Once you have been examined by your doctor, he or she may suggest a blood test and refer you to a specialist urologist. The urologist may suggest that you have a biopsy of the prostate tissue. The sample of prostate tissue is then looked at under a microscope where the pathologist is looking for cancer cells. Results are usually ready within 10 days and if the test finds prostate cancer cells, a grade (Gleason score) will be given. Your doctor will discuss this with you. The Gleason score is a tool for predicting how fast-growing the cancer is.
What are prostate cancer stages?
All cancers are ‘staged’. The term ‘stage’ is used to describe the size of the cancer and whether it is contained within the prostate gland, or whether it has spread beyond the prostate gland.
When the cancer is found only in the prostate gland, this is called localised prostate cancer or early prostate cancer. For the majority of men, the cancer grows slowly and is not aggressive. In others, the type of cancer grows more quickly and spreads to other parts of the body and is called advanced prostate cancer.
What is the prognosis for prostate cancer?
Generally speaking, prostate cancer has a very high rate of survival. In fact it is one of the highest out of all types of cancer. Because it is usually very slow moving, most men diagnosed with prostate cancer will ultimately pass away from an unrelated cause.
What are the causes of prostate cancer?
Just like other types of cancer, prostate cancer may have multiple causes. Most experts though agree that mutations in your genetic material play a significant role, leading to the growth of cancerous cells. These mutations can cause cells within the prostate to start growing in an uncontrolled and abnormal way. These cells keep on growing and dividing until a tumour develops. With an aggressive prostate cancer, these cells may leave the original tumour site and spread to other parts of your body.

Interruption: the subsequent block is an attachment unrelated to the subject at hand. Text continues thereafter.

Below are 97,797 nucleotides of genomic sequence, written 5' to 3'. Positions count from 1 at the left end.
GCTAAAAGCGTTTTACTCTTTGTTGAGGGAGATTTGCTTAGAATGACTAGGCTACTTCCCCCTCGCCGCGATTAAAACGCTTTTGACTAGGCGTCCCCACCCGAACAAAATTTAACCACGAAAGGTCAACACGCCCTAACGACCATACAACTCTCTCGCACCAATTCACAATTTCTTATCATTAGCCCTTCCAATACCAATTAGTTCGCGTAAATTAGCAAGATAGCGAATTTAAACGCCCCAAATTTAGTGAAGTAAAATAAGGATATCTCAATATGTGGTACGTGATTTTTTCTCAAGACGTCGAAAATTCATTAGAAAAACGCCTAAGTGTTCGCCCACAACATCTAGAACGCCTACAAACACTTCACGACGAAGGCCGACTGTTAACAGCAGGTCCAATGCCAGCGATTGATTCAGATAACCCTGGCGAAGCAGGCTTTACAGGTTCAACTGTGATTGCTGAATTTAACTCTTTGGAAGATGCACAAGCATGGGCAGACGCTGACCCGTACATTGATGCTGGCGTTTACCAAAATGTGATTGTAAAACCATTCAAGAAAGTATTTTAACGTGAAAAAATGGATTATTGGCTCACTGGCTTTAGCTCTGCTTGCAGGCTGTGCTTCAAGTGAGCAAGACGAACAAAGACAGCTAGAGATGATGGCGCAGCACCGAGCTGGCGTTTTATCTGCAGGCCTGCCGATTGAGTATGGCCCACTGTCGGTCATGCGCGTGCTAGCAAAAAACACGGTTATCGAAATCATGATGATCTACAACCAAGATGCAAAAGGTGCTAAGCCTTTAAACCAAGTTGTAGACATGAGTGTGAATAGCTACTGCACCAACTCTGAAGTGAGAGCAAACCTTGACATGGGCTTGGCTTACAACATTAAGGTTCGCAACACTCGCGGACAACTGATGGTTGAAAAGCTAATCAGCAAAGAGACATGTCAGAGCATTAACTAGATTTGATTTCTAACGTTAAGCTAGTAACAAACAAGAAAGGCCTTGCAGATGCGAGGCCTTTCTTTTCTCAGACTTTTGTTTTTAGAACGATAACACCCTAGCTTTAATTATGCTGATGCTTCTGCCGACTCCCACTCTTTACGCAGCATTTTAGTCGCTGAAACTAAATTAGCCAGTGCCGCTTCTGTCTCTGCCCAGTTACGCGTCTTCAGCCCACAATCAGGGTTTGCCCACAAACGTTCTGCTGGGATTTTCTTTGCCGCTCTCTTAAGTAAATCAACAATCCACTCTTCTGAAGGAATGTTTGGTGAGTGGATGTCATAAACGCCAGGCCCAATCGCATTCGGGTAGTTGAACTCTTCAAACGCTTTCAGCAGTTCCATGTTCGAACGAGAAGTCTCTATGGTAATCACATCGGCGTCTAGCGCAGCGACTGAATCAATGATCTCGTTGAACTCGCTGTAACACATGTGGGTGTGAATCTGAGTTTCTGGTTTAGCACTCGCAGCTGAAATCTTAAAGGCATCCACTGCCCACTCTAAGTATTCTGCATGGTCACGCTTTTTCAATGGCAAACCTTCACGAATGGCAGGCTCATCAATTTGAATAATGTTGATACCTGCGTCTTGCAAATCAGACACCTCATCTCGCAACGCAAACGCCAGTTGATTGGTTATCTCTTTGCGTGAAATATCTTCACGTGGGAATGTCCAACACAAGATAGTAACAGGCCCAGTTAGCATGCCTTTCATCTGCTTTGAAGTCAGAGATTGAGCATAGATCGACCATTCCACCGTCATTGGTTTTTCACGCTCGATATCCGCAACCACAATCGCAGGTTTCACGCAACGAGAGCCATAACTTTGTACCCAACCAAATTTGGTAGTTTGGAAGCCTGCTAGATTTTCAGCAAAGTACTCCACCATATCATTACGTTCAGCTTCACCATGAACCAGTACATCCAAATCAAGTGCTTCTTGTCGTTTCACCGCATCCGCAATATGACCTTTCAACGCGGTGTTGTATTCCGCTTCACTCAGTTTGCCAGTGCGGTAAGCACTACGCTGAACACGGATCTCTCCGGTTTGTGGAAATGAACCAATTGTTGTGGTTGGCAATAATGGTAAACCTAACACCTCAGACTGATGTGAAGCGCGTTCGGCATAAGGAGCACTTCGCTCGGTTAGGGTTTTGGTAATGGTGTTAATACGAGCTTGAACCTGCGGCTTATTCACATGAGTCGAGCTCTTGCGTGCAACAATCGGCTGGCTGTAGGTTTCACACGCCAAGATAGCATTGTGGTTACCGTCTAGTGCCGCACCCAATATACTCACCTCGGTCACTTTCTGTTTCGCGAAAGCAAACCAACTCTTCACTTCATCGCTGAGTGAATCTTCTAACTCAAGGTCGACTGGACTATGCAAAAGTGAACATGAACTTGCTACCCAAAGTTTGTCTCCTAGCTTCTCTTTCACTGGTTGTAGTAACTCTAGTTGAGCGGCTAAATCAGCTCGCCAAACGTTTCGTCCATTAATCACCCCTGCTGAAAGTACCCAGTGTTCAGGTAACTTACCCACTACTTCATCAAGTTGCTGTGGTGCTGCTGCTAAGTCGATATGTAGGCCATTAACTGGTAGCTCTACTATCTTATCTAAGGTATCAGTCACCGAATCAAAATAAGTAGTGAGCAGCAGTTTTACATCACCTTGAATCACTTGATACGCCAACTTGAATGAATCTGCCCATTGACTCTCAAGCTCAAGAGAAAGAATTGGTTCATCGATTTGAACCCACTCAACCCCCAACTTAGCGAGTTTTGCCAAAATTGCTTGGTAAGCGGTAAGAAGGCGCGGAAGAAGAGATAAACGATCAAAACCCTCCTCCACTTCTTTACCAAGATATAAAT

How can I improve my prostate health?
The experts agree that there are a number of things that you can do to improve the health of your prostate gland:
- Eat a balanced diet that is rich in fruit and vegetables (particularly tomatoes)
- Avoid alcohol (or keep consumption to a low level)
- Avoid smoking
- Ensure that you exercise - walking 10,000 steps daily is an easily achievable goal
You may also want to consider taking a prostate health supplement such as Prostate PowerFlow.
Prostate PowerFlow’s formulation works to support prostate health and contains the following four key active ingredients:
- Saw Palmetto
Saw Palmetto is a herb. The ripe fruit of the plant are used to make medicine. According to many studies it is effective in decreasing the symptoms of an enlarged prostate.
Tomato derived lycopene supports a healthy prostate. Lycopene has been shown to reduce the risk of certain cancers. It can help stop the enlargement of the prostate and help this condition from progressing to prostate cancer.
Selenium acts as an antioxidant protection.
Prostate PowerFlow provides up to 50% of the selenium RDA daily for men for prostate health NZ (RDA varies in different countries).
Zinc is necessary for your body to manufacture testosterone. Testosterone is the key male hormone for potency and fertility. Low zinc levels may contribute to low sperm count and low libido.
To support your prostate health, it is suggested that you take two capsules of PowerFlow daily; one in the morning and one in the evening with food.
Prostate PowerFlow is 100% natural and is free of unpleasant side effects. It is manufactured in New Zealand to the highest standards with thorough testing and guarantees of no adulteration or undeclared ingredients.
Prostate PowerFlow is recommended for long term use to support prostate health and has helped thousands of men since it was launched over a decade ago.